Tuesday, March 31, 2020

Heavy is the head that wears the crown


Barring any surprising revelations, Quinton de Kock is set to be - for the foreseeable future - South Africa's captain in all three formats. He is also set to remain the wicket keeper in all formats. If you wanted to add a bit more work to his load, he is also likely going to be South Africa's best batsman in all three formats.

It was 21st century philosopher, Kanye West who once proclaimed that "No one man should have all this power", and boy oh boy does de Kock have a lot of power as of now. It could be argued that never before have the fortunes of the national team rested so much in the hands of one man. Sure, Graeme Smith was the captain of the side in all three formats, but he was never the best batsman in the team, nor did he have the most important fielding role in the team. The only man who has experienced this level of pressure for any extended period of time was Zimbabwean great, Andy Flower. While it could be argued that Flower's performances were hardly influenced by all of that responsibility (his overall Test average of 51.55 compares well to his captain's average of 49.29), it is more pertinent to realise that
 - He was only captain for two formats. de Kock will lead the national outfit in three different formats
 - His ODI record as captain (average of 25) was a far cry from his overall ODI average of 35.
 - The pressure of captaining Zimbabwean cricket is vastly different to the pressure of captaining the Proteas.

Of course, none of this is to say that de Kock shouldn't be the captain of all three formats. Having your power centralized seems to be the new wave in world cricket, with India, New Zealand, and until a rather embarassing episode with some sandpaper, Australia all having one man lead them in all three formats. If anything, given the embarassment of riches at the wicket-keeper position, it seems excessive to have de Kock also keep wicket.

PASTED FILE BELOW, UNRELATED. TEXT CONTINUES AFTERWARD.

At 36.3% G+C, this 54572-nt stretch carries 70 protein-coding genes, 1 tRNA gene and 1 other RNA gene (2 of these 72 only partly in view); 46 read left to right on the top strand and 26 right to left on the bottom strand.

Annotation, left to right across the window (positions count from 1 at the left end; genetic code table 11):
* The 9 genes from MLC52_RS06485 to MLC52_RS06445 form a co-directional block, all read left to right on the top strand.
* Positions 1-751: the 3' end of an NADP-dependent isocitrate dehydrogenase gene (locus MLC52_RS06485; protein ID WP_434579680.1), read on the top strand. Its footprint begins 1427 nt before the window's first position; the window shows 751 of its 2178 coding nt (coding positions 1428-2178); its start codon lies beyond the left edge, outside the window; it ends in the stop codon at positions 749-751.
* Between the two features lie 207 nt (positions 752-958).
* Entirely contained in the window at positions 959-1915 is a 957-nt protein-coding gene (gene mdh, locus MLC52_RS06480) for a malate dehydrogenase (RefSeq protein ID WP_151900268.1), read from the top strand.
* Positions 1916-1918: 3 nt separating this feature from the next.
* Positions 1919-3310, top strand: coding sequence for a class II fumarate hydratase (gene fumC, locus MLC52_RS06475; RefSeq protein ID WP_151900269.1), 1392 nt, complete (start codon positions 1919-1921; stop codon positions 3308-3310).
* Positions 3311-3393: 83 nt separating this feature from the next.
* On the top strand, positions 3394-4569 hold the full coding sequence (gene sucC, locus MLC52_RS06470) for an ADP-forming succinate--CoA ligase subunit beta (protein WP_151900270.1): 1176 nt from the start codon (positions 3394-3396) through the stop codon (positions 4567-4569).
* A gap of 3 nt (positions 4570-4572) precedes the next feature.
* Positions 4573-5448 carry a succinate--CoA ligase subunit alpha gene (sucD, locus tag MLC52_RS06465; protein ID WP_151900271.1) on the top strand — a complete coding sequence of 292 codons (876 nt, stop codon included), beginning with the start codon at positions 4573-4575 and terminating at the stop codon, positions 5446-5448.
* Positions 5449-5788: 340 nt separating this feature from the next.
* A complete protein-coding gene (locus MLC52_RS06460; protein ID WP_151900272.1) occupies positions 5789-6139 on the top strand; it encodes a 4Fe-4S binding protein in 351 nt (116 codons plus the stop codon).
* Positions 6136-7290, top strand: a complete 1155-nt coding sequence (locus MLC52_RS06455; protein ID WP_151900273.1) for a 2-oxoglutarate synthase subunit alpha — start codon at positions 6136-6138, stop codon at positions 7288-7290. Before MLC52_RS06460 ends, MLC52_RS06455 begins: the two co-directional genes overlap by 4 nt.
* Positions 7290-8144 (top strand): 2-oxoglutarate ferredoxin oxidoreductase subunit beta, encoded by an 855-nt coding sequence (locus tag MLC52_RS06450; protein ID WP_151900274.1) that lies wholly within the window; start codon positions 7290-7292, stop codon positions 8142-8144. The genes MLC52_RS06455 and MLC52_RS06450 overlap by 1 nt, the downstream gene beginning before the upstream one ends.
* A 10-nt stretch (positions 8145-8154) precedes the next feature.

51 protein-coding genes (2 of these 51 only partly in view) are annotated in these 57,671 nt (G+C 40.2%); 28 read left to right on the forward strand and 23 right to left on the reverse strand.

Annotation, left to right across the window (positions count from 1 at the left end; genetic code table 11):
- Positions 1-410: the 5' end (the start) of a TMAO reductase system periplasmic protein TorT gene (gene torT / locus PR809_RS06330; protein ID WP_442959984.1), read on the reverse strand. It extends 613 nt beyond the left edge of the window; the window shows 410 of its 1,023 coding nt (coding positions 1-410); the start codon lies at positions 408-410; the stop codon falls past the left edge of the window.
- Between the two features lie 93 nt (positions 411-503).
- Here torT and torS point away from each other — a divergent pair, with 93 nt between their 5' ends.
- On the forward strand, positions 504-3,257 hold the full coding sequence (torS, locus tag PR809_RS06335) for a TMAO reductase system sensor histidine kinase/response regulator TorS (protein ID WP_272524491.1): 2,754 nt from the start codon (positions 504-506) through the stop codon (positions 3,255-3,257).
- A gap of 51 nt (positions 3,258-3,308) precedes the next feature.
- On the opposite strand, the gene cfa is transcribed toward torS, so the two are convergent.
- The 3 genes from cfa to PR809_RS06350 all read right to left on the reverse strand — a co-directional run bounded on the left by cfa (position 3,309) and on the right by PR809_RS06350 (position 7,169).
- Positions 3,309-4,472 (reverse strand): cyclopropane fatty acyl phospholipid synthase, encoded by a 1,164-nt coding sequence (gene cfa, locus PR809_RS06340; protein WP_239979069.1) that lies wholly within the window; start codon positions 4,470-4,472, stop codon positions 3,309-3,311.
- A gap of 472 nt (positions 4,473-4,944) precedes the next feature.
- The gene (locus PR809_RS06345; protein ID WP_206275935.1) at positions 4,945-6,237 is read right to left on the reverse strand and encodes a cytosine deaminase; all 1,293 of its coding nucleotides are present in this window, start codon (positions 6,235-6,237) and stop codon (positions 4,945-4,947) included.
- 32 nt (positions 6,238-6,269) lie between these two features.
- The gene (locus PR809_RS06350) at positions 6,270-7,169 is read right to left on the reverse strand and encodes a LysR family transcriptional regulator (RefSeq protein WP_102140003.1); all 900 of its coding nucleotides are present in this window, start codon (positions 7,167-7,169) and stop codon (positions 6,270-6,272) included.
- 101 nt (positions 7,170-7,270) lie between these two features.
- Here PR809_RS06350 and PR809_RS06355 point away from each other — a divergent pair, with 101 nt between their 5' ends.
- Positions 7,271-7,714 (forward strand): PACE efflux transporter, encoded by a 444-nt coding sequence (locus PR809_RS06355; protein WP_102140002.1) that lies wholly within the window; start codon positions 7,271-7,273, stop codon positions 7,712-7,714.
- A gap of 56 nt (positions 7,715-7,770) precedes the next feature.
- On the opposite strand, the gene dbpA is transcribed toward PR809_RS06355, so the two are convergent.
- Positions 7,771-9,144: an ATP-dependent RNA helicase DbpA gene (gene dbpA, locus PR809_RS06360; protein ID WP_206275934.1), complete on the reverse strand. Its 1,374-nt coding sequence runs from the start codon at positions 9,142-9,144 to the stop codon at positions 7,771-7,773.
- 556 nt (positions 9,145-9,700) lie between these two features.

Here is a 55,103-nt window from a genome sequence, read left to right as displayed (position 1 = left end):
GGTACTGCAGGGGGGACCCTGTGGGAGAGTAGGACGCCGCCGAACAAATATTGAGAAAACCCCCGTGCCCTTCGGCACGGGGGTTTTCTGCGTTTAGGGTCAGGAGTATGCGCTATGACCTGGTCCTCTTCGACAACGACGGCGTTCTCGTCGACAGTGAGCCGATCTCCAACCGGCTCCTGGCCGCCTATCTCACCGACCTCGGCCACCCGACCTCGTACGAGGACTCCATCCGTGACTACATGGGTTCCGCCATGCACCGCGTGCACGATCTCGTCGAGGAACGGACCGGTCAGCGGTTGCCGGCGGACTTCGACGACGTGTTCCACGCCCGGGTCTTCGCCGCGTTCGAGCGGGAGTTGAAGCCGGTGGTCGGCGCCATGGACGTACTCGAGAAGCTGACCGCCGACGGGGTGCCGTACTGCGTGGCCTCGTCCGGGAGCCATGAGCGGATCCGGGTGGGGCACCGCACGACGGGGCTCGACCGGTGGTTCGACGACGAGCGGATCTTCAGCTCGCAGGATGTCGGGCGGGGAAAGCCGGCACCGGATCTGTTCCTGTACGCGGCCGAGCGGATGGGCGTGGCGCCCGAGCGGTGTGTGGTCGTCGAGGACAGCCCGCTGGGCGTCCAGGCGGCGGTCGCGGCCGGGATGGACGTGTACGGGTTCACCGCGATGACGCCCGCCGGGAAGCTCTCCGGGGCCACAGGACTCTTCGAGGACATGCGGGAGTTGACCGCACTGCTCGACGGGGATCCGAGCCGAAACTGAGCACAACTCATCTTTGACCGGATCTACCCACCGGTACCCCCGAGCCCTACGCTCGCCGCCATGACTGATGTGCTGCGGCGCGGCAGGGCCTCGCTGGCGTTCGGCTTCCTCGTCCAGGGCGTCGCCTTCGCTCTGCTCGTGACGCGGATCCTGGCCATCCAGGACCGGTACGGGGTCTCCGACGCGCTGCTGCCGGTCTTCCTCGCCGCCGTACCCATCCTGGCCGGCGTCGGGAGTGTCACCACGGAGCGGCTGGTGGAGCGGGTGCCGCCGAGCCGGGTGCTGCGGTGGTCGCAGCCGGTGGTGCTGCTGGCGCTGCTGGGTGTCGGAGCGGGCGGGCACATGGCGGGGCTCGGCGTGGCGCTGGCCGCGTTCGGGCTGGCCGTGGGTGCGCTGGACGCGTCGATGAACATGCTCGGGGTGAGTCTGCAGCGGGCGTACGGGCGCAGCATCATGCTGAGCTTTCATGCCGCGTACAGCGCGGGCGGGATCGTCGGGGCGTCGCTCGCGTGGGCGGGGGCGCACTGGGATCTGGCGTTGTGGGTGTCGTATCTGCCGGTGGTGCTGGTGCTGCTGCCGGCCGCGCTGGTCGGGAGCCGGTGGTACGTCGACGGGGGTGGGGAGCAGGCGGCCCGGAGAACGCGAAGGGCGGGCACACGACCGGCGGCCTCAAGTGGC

At first glance, Quinton de Kock doesn't seem the archetypical South African captain. At 5'7, he is by some distance the shortest man to ever captain South Africa in any of our major national sporting codes. This is no coincidence. Stereotypes are dangerous, but as a nation, South Africa has tended to prefer larger than life, imposing figures to be our leaders of men. You can see it in our cricket past captains. Hansie Cronje, Graeme Smith and Shaun Pollock were all 6'4 and as imposing as a barn door. Even in football, a game where size doesn't even immediately scream a limiting factor, South Africa's three most tenured captains were Neil Tovey, Lucas Radebe and Aaron Mokoena are all hulking centre-backs. More than the physical, Quinton's approach to the game also doesn't exactly shout South African captain. Often times quiet and unassuming, it's often seemed like he'd rather be at an illegal nuclear Testing facility than in an interview. It should be noted that de Kock probably was not the first choice for this role as leading man. What else could the move to make Aiden Markram captain in Faf du Plessis' absence after he'd played about two ODI games be interpreted as other than a move to shore up a successor? Unfortunately, Markram has been both injured and out of form for the better part of two years, which has caused a vacuum which de Kock would be hoping to convincingly fill.

There is a lot of pressure on the once wonder boy to become the leading man. You can be certain though that he will try his utmost best to fill the role ably.

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